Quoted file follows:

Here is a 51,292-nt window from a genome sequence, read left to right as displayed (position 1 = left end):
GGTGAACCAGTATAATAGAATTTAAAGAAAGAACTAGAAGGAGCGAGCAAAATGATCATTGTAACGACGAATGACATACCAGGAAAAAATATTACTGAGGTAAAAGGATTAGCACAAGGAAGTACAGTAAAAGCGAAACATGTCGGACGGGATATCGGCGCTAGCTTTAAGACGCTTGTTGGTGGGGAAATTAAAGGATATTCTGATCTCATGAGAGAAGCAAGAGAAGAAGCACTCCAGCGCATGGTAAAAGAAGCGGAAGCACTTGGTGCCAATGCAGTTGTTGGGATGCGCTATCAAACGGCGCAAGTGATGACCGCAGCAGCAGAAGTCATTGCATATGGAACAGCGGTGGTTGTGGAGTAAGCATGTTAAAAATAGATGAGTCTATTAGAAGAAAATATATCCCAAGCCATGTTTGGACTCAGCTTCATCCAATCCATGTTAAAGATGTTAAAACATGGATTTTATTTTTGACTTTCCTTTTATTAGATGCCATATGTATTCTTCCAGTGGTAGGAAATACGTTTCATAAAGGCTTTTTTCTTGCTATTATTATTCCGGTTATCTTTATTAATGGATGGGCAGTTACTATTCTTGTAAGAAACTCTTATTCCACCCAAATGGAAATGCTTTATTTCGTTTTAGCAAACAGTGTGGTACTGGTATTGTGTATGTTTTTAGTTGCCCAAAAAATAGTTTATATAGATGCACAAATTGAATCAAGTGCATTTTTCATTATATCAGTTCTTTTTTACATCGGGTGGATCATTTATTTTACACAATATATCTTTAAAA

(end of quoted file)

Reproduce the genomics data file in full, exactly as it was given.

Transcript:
Here is a 51,292-nt window from a genome sequence, read left to right as displayed (position 1 = left end):
GGTGAACCAGTATAATAGAATTTAAAGAAAGAACTAGAAGGAGCGAGCAAAATGATCATTGTAACGACGAATGACATACCAGGAAAAAATATTACTGAGGTAAAAGGATTAGCACAAGGAAGTACAGTAAAAGCGAAACATGTCGGACGGGATATCGGCGCTAGCTTTAAGACGCTTGTTGGTGGGGAAATTAAAGGATATTCTGATCTCATGAGAGAAGCAAGAGAAGAAGCACTCCAGCGCATGGTAAAAGAAGCGGAAGCACTTGGTGCCAATGCAGTTGTTGGGATGCGCTATCAAACGGCGCAAGTGATGACCGCAGCAGCAGAAGTCATTGCATATGGAACAGCGGTGGTTGTGGAGTAAGCATGTTAAAAATAGATGAGTCTATTAGAAGAAAATATATCCCAAGCCATGTTTGGACTCAGCTTCATCCAATCCATGTTAAAGATGTTAAAACATGGATTTTATTTTTGACTTTCCTTTTATTAGATGCCATATGTATTCTTCCAGTGGTAGGAAATACGTTTCATAAAGGCTTTTTTCTTGCTATTATTATTCCGGTTATCTTTATTAATGGATGGGCAGTTACTATTCTTGTAAGAAACTCTTATTCCACCCAAATGGAAATGCTTTATTTCGTTTTAGCAAACAGTGTGGTACTGGTATTGTGTATGTTTTTAGTTGCCCAAAAAATAGTTTATATAGATGCACAAATTGAATCAAGTGCATTTTTCATTATATCAGTTCTTTTTTACATCGGGTGGATCATTTATTTTACACAATATATCTTTAAAA